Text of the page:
Under the regulations a "base production control level" (BPCL) was established for each domestic crude oil producing property, equal to the volume of production from that property during each month of 1972. Production levels for the property up to the amount of the BPCL in the corresponding months of any subsequent year had to be sold at a price no higher than a regulatory ceiling price. This crude oil was referred to commonly as "old oil." If the property produced crude oil in excess of the BCPL, the additional quantities or "new oil" could be sold at the higher world market price. See 10 C.F.R. ? 212.72 (1980). Also exempt from price controls, and consequently saleable at world market prices, were all imported oil and crude oil produced from marginal or "stripper" wells. See 10 C.F.R. ?? 212.15-16 (1980). At the same time, refinery prices for selected petroleum products were also controlled by regulations. By their terms, refiners were required to establish base prices for each controlled product at their May 15, 1973 price levels, but were permitted a certain degree of price allowance for the increased costs of imported or domestic crude oil from which these controlled products were refined. See 10 C.F.R. ?? 212.81-85 (1980).

While the end of the Arab oil embargo in 1974 led to replenished supplies of imported crude oil, the overall price of foreign crude increased significantly. This price increase widened the disparity between the controlled price for "old oil" and the market price of "new oil," and was reflected in the costs and therefore the relative prices charged by refiners. See 39 Fed.Reg. 31650 (August 30, 1974). However, refiners with greater access to the less expensive price-controlled crude oil?€”typically the larger integrated refiner?€”had a cost advantage over those of their competitors who could only secure supplies of uncontrolled crude oil?€”usually the small or independent refiners. Thus, at a time when increased supplies of crude oil made the market place much more sensitive to price considerations, the economic viability of these small and independent refiners was being threatened. Moreover, consumers in various parts of the country who depended primarily on stocks of uncontrolled crude oil ("new oil," imported and "stripper" crude oil) contended with much higher prices than other regions with ready access to crude oil that was price-controlled.

In an effort to eliminate the inequities in the refining and marketing sectors of the petroleum industry without sacrificing the beneficial elements of the two-tier price system, the Federal Energy Administration (FEA), the immediate predecessor of the DOE, proposed and adopted the entitlements program. See generally 10 C.F.R. ?? 211.66-67 (1980); Transcript of May 12, 1981 hearing at p. 31 (hereinafter Tr. at p. ___). As reflected in its legislative history, the primary purpose of the entitlements program was the equitable distribution of price-controlled crude oil throughout the petroleum industry:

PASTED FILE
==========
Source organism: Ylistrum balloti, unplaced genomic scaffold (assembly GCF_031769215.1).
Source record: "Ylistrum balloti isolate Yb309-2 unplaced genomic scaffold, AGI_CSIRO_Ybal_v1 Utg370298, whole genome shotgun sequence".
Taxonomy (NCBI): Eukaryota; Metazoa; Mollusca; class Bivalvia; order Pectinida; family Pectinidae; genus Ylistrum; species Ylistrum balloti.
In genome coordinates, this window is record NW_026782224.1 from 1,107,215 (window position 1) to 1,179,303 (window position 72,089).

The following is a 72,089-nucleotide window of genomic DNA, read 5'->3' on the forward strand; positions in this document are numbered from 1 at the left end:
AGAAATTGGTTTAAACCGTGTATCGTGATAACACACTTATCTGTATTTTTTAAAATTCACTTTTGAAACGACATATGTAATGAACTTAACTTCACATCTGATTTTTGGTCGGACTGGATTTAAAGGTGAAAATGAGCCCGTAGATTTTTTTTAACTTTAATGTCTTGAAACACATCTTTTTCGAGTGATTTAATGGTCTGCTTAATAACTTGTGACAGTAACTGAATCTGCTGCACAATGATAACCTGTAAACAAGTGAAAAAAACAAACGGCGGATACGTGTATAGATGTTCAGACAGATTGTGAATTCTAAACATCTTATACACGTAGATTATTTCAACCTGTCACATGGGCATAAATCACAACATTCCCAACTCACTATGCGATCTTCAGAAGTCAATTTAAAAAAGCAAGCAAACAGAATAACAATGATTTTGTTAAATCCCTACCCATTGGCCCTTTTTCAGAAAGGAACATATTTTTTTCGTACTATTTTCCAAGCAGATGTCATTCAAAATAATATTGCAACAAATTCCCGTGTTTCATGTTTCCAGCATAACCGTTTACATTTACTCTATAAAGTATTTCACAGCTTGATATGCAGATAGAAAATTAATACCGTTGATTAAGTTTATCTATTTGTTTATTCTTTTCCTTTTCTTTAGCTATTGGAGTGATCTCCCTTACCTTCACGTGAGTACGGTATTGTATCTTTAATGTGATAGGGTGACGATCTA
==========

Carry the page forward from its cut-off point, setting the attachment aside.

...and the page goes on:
In large measure, the goal of the proposal is to improve the access of small and independent refiners to old domestic oil. In addition, however, the proposed program is also designed effectively to provide all refiners with proportionate amounts of old oil, based on their relative refinery capacities. The proposed program is accordingly aimed not only at bringing the small and independent refining sector as a class into a more competitive position with respect to the majors, but it is also specifically designed to assure that all segments of the petroleum industry will benefit equally from lower-priced domestic oil. Thus, the FEA anticipates that in some cases, major oil companies (with a low level of old oil supplies) will benefit by the program, while some small refiners (with a high level of old oil supplies) may be required to buy entitlements under the program. This goal is consistent with the Congressional objectives of achieving equitable distribution of crude oil at equitable prices among all sectors of the petroleum industry and preserving an economically sound and competitive petroleum industry.

39 Fed.Reg. 31650 (August 30, 1974).

Toward these ends, the FEA rejected the option of actual physical reallocation of crude oil among refiners, in favor of monthly cash payments to refiners with relatively less access to price-controlled crude oil than the national average, from refiners with proportionately greater access. See Tr. at p. 32; and 10 C.F.R. ? 211.67(b) (1980). These entitlements obligations are costed into the price of crude oil, see 10 C.F.R. ? 211.67(m) (1980), and then adjusted into the maximum lawful price for the following month. See 10 C.F.R. ? 212.83(c)(2) (1980). See generally, Pasco, Inc. v. FEA, 525 F.2d 1391, 1395 (Em.App.1975); Cities Service Co. v. FEA, 529 F.2d 1016, 1021 (Em.App. 1975). A description of the mechanics of the entitlements program follows.

Under the provisions of the entitlements program, each refiner must report on a monthly basis, inter alia, its crude oil runs to...